Updated: May 10, 2020
My three recent posts on the News International affair have been as much thoughts in progress as anything, and attempt to draw in discussion. So to round off, here are some more well-formed points.
Labour leader Ed Miliband is now calling for the Murdoch empire to be dismantled, arguing that it is wrong for one man or one company to have so much power over public life. He’s right. But that observation does not end with the media. The story of modern times is the story of the capture of the democratic mechanisms of the state by corporate interests. For further explanation of how I recommend reading The Corporation by Joel Bakan and Treasure Islands by Nicholas Shaxson. Corporate interests have too much power, they have distorted our values and damaged our societies. The Coalition parties back those corporate interests. So too did New Labour. The ground has never been more fertile for anyone who wants to put forward an alternative.
The view that self-regulation of the press as it has existed does not work and that ownership of the media is too concentrated has been put forward years by the NUJ and by the Campaign for Press and Broadcasting Freedom. They were dismissed as extreme, unworkable and the product of vested interests. Now those same arguments are embraced as part of the new consensus. There’s a lesson there about how ideas are given legitimacy. Interesting, too, how little credit those two bodies are getting for saying alone what so many seem to be discovering is so obvious.
For the NUJ itself, there are also things to take stock of. There’s long been a tension between those who think the union should be the professional voice of journalists and those who think it should be ‘just’ a trade union. The events of the last fortnight surely prove beyond doubt that the two are inextricably connected, and I hope that one of the good things that comes out of all this is a renewed confidence in my union about operating on a wider basis. That may not be to the liking of those parts of the left which see the job as simply to ‘oppose the bosses’ and those parts of the right which use the false notion of impartiality to argue that the union should not worry its head about politics. But it is more evident now than it has ever been.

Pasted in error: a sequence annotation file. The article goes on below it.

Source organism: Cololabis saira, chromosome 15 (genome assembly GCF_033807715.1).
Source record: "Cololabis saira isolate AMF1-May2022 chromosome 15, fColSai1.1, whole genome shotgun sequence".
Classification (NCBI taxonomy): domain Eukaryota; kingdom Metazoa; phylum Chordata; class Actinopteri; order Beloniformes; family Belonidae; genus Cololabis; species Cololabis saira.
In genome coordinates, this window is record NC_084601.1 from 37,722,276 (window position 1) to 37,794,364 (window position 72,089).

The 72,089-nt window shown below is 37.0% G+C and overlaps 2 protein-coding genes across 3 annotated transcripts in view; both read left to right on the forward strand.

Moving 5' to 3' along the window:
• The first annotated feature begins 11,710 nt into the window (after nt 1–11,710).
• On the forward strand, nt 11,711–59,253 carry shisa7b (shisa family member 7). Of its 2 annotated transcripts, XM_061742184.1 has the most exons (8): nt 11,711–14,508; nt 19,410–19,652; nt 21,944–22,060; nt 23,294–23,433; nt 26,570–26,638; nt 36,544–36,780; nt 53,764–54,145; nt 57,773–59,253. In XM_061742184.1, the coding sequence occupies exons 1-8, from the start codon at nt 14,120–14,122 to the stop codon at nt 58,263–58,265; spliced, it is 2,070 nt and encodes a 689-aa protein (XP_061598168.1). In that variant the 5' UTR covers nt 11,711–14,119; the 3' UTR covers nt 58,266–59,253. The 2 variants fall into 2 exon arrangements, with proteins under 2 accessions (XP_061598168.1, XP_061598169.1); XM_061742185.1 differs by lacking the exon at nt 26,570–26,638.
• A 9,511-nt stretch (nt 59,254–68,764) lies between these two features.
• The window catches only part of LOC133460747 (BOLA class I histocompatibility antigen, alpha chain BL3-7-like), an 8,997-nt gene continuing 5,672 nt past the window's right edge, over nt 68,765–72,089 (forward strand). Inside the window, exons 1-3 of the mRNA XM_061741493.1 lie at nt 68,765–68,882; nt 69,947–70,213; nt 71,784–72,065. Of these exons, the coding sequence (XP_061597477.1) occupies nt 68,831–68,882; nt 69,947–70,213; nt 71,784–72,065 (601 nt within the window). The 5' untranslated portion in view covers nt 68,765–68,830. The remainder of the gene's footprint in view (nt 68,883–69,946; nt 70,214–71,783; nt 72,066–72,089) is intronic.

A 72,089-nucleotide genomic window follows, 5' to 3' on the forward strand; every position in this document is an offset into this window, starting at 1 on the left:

Finally, without sounding too high-falutin’, there’s a chance for a positive change in public discourse. From News of the Screws to more news about how we’re being screwed – that would be a change for the better. So would a toning down of the bile regularly pumped out by the Daily Mail. We don’t need to lose a sense of fun, or an appetite for seeing deserving targets cut down to size, but we can retain those and still move away from the crude lines that have come to define politics and value judgments.